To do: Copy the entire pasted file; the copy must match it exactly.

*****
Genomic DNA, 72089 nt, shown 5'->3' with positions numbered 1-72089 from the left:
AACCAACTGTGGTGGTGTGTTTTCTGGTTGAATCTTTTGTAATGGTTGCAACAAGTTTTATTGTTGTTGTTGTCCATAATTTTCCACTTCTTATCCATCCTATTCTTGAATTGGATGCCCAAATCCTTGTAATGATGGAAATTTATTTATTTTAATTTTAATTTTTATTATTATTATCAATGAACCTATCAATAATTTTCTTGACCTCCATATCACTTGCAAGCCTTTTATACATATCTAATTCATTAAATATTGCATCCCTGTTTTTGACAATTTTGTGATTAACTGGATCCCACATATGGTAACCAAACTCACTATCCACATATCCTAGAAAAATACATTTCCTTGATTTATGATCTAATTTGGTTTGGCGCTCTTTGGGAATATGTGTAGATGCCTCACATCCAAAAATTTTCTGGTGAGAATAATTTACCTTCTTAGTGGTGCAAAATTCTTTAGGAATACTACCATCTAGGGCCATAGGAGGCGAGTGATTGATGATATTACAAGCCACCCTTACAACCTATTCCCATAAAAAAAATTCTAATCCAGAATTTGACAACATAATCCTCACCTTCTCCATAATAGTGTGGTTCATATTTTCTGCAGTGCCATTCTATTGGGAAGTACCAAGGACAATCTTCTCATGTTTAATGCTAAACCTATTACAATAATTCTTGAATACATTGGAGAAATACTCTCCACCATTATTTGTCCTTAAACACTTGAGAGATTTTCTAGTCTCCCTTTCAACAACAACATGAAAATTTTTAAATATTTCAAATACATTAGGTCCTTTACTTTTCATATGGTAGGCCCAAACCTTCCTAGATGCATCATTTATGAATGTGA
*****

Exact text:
Genomic DNA, 72089 nt, shown 5'->3' with positions numbered 1-72089 from the left:
AACCAACTGTGGTGGTGTGTTTTCTGGTTGAATCTTTTGTAATGGTTGCAACAAGTTTTATTGTTGTTGTTGTCCATAATTTTCCACTTCTTATCCATCCTATTCTTGAATTGGATGCCCAAATCCTTGTAATGATGGAAATTTATTTATTTTAATTTTAATTTTTATTATTATTATCAATGAACCTATCAATAATTTTCTTGACCTCCATATCACTTGCAAGCCTTTTATACATATCTAATTCATTAAATATTGCATCCCTGTTTTTGACAATTTTGTGATTAACTGGATCCCACATATGGTAACCAAACTCACTATCCACATATCCTAGAAAAATACATTTCCTTGATTTATGATCTAATTTGGTTTGGCGCTCTTTGGGAATATGTGTAGATGCCTCACATCCAAAAATTTTCTGGTGAGAATAATTTACCTTCTTAGTGGTGCAAAATTCTTTAGGAATACTACCATCTAGGGCCATAGGAGGCGAGTGATTGATGATATTACAAGCCACCCTTACAACCTATTCCCATAAAAAAAATTCTAATCCAGAATTTGACAACATAATCCTCACCTTCTCCATAATAGTGTGGTTCATATTTTCTGCAGTGCCATTCTATTGGGAAGTACCAAGGACAATCTTCTCATGTTTAATGCTAAACCTATTACAATAATTCTTGAATACATTGGAGAAATACTCTCCACCATTATTTGTCCTTAAACACTTGAGAGATTTTCTAGTCTCCCTTTCAACAACAACATGAAAATTTTTAAATATTTCAAATACATTAGGTCCTTTACTTTTCATATGGTAGGCCCAAACCTTCCTAGATGCATCATTTATGAATGTGA